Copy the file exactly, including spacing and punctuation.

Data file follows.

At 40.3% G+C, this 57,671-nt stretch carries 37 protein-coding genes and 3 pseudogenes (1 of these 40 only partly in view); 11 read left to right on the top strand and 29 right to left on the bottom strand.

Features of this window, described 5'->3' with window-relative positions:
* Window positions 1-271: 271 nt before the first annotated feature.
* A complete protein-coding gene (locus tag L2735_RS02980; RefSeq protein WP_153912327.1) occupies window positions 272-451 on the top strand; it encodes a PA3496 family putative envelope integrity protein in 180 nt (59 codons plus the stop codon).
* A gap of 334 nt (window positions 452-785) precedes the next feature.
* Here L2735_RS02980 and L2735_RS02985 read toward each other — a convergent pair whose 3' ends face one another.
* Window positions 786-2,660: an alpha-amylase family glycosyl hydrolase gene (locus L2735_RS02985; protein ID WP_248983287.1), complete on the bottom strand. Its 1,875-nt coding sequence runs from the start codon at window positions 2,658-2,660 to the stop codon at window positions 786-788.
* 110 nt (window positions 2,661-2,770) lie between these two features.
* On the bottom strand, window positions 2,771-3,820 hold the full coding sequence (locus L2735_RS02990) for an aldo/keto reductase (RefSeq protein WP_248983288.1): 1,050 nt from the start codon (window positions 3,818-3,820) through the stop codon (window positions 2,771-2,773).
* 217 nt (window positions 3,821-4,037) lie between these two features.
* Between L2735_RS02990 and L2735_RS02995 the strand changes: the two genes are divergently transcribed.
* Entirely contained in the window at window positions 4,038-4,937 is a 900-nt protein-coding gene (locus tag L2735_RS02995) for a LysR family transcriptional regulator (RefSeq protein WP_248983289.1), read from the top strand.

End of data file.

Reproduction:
At 40.3% G+C, this 57,671-nt stretch carries 37 protein-coding genes and 3 pseudogenes (1 of these 40 only partly in view); 11 read left to right on the top strand and 29 right to left on the bottom strand.

Features of this window, described 5'->3' with window-relative positions:
* Window positions 1-271: 271 nt before the first annotated feature.
* A complete protein-coding gene (locus tag L2735_RS02980; RefSeq protein WP_153912327.1) occupies window positions 272-451 on the top strand; it encodes a PA3496 family putative envelope integrity protein in 180 nt (59 codons plus the stop codon).
* A gap of 334 nt (window positions 452-785) precedes the next feature.
* Here L2735_RS02980 and L2735_RS02985 read toward each other — a convergent pair whose 3' ends face one another.
* Window positions 786-2,660: an alpha-amylase family glycosyl hydrolase gene (locus L2735_RS02985; protein ID WP_248983287.1), complete on the bottom strand. Its 1,875-nt coding sequence runs from the start codon at window positions 2,658-2,660 to the stop codon at window positions 786-788.
* 110 nt (window positions 2,661-2,770) lie between these two features.
* On the bottom strand, window positions 2,771-3,820 hold the full coding sequence (locus L2735_RS02990) for an aldo/keto reductase (RefSeq protein WP_248983288.1): 1,050 nt from the start codon (window positions 3,818-3,820) through the stop codon (window positions 2,771-2,773).
* 217 nt (window positions 3,821-4,037) lie between these two features.
* Between L2735_RS02990 and L2735_RS02995 the strand changes: the two genes are divergently transcribed.
* Entirely contained in the window at window positions 4,038-4,937 is a 900-nt protein-coding gene (locus tag L2735_RS02995) for a LysR family transcriptional regulator (RefSeq protein WP_248983289.1), read from the top strand.